To revisit an earlier post, here is some more information about the Southern Bahamas Anole, Anolis scriptus. In the Turks and Caicos Islands, this species is a crucial component of the terrestrial herpetofauana… as prey for other reptiles!
Readers of this blog might wish to avoid graphic details about anoles being eaten, but it is important to reflect on the role that these species play in ecosystems and energy cycles. In the Turks and Caicos, anoles are consumed by two endemic snakes, as well as curly-tailed lizards.
Curly-tailed lizards (Leiocephalus psammodromus) are active diurnal opportunists, consuming anything they can catch, or if that fails then they will even eat road-killed conspecifics! They are responsible for modifying the behavior of Anolis on small islands where they both occur – the anoles must become more arboreal to avoid predation. However, on larger islands where tropical dry forest still occurs, the curly-tailed lizards are restricted to forest openings and edges, while anoles in the interior enjoy full use of the ground, trunks, and leaves.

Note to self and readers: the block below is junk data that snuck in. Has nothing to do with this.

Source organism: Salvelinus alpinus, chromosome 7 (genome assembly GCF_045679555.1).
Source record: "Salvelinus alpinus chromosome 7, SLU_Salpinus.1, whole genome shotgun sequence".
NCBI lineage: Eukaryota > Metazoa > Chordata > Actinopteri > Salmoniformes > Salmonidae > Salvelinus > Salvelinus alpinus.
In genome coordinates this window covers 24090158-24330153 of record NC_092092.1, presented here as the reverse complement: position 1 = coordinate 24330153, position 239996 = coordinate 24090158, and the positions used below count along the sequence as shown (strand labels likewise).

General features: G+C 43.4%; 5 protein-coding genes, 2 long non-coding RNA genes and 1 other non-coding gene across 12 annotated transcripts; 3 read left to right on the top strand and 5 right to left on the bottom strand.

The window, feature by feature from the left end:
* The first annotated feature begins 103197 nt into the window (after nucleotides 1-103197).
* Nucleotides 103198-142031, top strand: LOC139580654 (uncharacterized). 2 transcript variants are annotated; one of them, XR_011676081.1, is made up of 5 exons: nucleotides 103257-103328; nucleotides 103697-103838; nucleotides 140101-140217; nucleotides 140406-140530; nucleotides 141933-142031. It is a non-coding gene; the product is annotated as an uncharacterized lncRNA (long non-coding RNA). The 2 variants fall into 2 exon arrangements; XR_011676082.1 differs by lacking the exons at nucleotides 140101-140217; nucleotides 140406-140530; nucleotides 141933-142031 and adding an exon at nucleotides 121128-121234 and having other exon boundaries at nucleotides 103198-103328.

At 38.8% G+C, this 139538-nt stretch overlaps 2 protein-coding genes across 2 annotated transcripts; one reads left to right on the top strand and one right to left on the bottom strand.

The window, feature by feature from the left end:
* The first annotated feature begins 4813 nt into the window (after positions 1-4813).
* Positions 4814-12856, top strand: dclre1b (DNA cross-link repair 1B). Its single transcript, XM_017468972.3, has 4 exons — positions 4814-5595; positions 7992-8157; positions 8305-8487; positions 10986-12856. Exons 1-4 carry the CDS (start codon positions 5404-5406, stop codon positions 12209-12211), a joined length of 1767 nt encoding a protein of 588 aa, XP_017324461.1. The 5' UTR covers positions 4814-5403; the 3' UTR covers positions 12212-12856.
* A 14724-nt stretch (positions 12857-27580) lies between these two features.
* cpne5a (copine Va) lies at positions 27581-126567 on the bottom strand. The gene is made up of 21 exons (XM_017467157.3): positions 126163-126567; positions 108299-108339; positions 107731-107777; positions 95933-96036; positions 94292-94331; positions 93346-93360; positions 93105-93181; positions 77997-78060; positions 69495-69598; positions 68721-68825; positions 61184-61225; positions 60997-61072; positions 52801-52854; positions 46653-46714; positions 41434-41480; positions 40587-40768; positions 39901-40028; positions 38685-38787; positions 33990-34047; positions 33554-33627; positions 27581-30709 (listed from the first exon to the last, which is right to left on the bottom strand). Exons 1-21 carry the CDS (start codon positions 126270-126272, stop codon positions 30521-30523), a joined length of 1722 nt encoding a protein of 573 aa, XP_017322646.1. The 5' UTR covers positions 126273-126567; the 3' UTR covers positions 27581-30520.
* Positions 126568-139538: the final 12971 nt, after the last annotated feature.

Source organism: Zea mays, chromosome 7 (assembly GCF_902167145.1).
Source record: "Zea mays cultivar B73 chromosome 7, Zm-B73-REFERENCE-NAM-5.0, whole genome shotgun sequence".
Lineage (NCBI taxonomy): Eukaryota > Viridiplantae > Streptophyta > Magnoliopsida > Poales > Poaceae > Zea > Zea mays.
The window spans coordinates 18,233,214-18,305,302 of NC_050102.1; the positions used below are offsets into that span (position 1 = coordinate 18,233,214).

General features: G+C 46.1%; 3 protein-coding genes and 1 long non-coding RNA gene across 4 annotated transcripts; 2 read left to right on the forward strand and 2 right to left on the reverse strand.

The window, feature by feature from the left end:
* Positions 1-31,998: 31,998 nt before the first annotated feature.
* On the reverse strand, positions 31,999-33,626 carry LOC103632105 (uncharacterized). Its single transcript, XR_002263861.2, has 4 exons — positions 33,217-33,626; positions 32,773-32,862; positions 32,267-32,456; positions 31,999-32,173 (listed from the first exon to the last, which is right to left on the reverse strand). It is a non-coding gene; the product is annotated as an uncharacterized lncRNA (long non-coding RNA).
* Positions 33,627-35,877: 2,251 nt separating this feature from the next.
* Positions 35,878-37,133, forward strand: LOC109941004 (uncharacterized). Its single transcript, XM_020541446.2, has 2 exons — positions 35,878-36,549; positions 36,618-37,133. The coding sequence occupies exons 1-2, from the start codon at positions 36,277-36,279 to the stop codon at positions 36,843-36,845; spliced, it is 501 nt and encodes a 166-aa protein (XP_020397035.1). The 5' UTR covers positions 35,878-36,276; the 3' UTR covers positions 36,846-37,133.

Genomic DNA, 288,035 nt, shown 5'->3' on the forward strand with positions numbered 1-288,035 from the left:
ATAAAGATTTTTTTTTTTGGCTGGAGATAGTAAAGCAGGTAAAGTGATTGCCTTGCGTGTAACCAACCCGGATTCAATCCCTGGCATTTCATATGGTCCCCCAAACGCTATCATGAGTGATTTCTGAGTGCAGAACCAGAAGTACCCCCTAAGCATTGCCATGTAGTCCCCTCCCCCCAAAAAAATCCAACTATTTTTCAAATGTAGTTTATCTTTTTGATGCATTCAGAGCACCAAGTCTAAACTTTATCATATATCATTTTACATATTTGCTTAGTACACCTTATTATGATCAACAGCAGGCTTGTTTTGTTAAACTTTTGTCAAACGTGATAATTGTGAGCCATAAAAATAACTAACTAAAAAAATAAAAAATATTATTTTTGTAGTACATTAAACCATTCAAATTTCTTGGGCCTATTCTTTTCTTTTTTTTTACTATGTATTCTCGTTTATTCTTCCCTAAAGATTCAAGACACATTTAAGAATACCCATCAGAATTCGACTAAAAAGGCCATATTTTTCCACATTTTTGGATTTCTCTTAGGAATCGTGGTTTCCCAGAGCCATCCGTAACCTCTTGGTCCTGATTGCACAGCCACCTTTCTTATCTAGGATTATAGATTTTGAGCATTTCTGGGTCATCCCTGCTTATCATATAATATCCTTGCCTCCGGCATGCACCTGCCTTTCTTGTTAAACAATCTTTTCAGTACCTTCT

Nevertheless, life in the forest is not so easy – two species of snakes are quite common in this habitat. The Caicos Dwarf Boa (Tropidophis greenwayi) is the world’s smallest constricting snake, topping out at just over 375 mm total length. This species largely preys ondwarf geckos (Sphaerodactylus), but will readily take anoles when they can catch them (see photo by Matt Niemiller).
Most West Indian boas (Epicrates) rely on anoles for prey, either as juveniles or, in some species, all the way through to adulthood. In the Turks and Caicos Islands, juvenile Turks Island Boas (Epicrates chrysogaster) feed almost exclusively on young anoles.
We should appreciate anoles for all the roles they play in these ecosystems!